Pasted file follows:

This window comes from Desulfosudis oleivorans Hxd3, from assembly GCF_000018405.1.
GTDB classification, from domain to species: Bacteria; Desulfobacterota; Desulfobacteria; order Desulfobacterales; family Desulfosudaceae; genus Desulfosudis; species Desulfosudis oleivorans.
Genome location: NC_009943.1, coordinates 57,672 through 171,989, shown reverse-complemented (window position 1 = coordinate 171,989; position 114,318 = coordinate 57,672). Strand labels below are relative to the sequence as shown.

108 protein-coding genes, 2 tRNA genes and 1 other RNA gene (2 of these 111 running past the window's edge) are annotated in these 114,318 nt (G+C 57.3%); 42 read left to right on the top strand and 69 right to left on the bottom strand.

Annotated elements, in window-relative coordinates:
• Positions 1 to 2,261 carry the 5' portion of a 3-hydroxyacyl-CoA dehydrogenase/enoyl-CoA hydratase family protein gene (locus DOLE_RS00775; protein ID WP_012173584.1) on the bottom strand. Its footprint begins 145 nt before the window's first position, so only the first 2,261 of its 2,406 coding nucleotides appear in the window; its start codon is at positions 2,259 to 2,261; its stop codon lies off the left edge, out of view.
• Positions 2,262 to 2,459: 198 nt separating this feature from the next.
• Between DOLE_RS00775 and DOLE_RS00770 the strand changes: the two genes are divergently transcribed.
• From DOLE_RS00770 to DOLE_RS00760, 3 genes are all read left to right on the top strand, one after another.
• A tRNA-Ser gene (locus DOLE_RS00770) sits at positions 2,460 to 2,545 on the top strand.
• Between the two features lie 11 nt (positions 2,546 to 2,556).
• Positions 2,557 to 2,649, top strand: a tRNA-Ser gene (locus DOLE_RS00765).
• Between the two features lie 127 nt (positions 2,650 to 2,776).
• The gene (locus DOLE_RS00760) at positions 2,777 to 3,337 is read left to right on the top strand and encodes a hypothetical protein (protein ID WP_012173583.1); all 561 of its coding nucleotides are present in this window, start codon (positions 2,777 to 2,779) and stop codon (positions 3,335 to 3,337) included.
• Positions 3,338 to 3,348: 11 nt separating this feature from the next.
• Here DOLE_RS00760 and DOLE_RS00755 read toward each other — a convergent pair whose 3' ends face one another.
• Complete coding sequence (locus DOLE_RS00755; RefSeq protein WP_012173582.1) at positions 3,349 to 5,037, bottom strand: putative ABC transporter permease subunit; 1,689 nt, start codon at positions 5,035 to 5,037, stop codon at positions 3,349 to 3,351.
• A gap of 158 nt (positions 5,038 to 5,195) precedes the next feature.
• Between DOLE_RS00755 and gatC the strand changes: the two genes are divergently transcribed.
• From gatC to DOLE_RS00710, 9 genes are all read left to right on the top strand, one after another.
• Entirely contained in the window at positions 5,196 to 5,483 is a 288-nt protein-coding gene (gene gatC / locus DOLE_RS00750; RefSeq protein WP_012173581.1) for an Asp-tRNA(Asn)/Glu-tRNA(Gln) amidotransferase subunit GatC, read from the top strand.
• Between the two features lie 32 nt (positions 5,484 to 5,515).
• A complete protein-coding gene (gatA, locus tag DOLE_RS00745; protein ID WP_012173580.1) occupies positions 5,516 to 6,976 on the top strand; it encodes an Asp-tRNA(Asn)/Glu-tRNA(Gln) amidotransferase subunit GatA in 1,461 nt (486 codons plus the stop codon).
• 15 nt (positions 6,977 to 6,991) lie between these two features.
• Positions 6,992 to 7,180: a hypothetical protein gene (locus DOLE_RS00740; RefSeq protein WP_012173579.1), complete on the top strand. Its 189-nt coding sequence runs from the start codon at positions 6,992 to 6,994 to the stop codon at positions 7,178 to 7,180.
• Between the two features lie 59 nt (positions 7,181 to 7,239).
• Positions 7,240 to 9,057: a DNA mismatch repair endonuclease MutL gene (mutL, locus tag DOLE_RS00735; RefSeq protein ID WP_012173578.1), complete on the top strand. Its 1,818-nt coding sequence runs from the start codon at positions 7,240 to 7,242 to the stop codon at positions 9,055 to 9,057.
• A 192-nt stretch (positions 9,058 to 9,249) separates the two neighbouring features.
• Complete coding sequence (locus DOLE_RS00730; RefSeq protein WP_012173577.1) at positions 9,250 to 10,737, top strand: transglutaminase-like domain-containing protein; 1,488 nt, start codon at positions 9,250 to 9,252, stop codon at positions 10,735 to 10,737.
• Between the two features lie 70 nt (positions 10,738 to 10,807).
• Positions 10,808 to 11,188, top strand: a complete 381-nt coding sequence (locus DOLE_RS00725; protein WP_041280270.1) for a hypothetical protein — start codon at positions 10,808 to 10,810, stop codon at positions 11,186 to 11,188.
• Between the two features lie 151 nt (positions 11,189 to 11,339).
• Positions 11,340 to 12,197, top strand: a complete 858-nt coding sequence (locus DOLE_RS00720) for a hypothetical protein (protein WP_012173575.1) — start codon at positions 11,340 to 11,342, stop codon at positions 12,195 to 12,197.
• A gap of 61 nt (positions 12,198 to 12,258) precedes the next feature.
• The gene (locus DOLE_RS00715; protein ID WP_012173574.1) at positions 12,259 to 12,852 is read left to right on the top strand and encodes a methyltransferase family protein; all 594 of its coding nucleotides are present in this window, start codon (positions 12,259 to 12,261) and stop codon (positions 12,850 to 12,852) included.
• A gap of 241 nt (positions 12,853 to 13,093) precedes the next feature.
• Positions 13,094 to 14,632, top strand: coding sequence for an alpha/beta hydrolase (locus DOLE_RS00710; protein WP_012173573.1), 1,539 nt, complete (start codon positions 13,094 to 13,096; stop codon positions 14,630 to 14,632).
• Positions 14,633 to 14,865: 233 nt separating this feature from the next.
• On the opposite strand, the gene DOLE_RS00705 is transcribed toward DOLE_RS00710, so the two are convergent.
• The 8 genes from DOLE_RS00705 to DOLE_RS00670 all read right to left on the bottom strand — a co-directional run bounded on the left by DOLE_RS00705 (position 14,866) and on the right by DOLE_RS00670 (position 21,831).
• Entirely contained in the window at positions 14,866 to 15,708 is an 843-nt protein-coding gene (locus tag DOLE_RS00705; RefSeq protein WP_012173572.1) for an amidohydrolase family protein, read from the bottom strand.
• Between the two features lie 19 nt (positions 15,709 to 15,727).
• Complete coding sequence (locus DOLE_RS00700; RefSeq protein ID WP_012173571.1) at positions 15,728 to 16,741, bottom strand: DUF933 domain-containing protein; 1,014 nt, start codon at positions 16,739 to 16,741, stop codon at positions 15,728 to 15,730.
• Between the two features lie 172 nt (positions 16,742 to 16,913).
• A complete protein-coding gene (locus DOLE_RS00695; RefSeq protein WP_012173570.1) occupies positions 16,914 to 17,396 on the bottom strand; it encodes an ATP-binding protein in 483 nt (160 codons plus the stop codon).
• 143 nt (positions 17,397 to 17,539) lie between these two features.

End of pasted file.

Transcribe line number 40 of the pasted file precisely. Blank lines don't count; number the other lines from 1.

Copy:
• The 8 genes from DOLE_RS00705 to DOLE_RS00670 all read right to left on the bottom strand — a co-directional run bounded on the left by DOLE_RS00705 (position 14,866) and on the right by DOLE_RS00670 (position 21,831).